Ouija sequel capitalizes on Halloween hype

“Ouija: Origin of Evil” is a worthwhile horror watch this Halloween season.

The sequel far outperformed the first movie in the series and was a legitimately fun watch. “Origin of Evil” is by no means perfect but it did a lot of positive things.

I saw the first Ouija movie a couple years back and was thoroughly unimpressed. It took nearly every horror cliché and blended it into an unexciting box office success. Thus, it got a sequel and took its chance to improve.

For starters, a huge positive was the direction. Mike Flanagan is behind the camera for this one and does a serviceable job. The camera work is essential to building suspense as the film progresses and mid-20th century Los Angeles was depicted well.

Flanagan’s casting in this film was also a plus.

Usually horror flicks don’t have many well-known stars, but there were no glaring mis-castings or poor actors. Elizabeth Reaser and Annalise Basso stood out. Their writing and character development only had a couple blunders.

The plot is what keeps this movie interesting. Reaser’s character plays the mother who runs a business out of her home giving her clients false hope that they are speaking to their lost loved ones through a spiritual connection.

She later decides to get a Ouija board to expand her business, and the younger of her two daughters becomes fascinated with channeling the spirit of her late father.

The story progressively builds and the scares were impressive. The sequel moved away from the jump scare cliché some and it was effective.

The running time wasn’t too long, yet Flanagan took time to develop his characters in a way that made the final act especially suspenseful. The use of the Ouija board was believable while overblown in the first film.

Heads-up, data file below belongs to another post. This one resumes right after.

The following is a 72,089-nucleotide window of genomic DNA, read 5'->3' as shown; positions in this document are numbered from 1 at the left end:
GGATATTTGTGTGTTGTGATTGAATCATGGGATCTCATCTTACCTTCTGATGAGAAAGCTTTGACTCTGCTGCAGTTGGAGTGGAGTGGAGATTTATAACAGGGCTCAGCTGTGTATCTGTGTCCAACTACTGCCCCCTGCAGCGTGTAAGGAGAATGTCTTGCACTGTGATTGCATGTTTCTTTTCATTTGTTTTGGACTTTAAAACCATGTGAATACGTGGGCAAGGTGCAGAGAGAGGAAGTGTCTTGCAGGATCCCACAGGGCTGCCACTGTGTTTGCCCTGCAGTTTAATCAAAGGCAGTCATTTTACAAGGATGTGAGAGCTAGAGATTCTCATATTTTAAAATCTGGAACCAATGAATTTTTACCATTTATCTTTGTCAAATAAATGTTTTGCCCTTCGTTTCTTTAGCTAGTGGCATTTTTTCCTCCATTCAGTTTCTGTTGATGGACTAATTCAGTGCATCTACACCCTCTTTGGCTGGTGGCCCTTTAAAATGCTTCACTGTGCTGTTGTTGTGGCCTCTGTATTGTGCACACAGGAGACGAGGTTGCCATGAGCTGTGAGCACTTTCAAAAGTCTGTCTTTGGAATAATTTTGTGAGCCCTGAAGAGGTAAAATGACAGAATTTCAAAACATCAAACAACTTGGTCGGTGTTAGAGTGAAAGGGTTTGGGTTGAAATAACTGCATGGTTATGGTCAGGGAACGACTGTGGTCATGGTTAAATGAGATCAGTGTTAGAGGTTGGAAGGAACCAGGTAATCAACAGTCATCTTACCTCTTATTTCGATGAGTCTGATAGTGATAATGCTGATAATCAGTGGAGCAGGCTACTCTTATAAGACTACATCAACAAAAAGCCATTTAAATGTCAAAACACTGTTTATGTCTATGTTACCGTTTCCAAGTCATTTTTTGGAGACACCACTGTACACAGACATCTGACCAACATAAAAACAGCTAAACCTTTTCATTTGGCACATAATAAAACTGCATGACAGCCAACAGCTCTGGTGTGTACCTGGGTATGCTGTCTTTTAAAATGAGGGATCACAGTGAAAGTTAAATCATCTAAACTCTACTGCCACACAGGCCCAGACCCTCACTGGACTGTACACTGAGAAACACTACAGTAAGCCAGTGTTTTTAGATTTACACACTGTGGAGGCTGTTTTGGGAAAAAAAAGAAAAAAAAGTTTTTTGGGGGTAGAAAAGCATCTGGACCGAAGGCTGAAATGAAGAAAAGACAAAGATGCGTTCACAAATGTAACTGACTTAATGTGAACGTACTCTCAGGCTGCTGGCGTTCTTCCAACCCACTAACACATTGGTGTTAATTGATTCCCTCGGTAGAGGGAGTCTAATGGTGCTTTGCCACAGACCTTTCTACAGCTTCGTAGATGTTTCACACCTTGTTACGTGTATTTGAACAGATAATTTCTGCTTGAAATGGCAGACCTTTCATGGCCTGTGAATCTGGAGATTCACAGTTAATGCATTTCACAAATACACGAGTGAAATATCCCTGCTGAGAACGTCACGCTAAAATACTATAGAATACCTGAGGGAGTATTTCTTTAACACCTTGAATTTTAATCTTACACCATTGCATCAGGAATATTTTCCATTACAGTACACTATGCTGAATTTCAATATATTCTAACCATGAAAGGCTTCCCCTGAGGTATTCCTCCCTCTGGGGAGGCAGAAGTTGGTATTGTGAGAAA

I was surprised by the mere $9 million budget for this film. The neighborhood they shot in was beautiful vintage Southern California and the cars were pristine.

Typically the budget is low for horror films, but Flanagan did a phenomenal job using his resources to produce a good-looking film.

“Ouija: Origin of Evil” has several flaws, but nothing too detrimental. The first flaw is in some of the writing in the first act.

Some of the lesser characters had some choppy lines, however this improved vastly as the plot progressed as their roles diminished.

The main flaw falls occurred in the ending of this movie. Nothing will be spoiled of course, but it seemed as though the build up was so good until a point where the movie ended and it could have done so much more in another five or 10 minutes.

Aside from these two things, “Origin of Evil” is a fun horror watch. I entered the theater with little expectation this one and came out glad I had seen it. It received the best release slot of any horror film this year (10 days before Halloween) and has already more than doubled its budget. It fulfills its role of this year’s Halloween horror flick and is worth a trip to the theater.

Final grade: B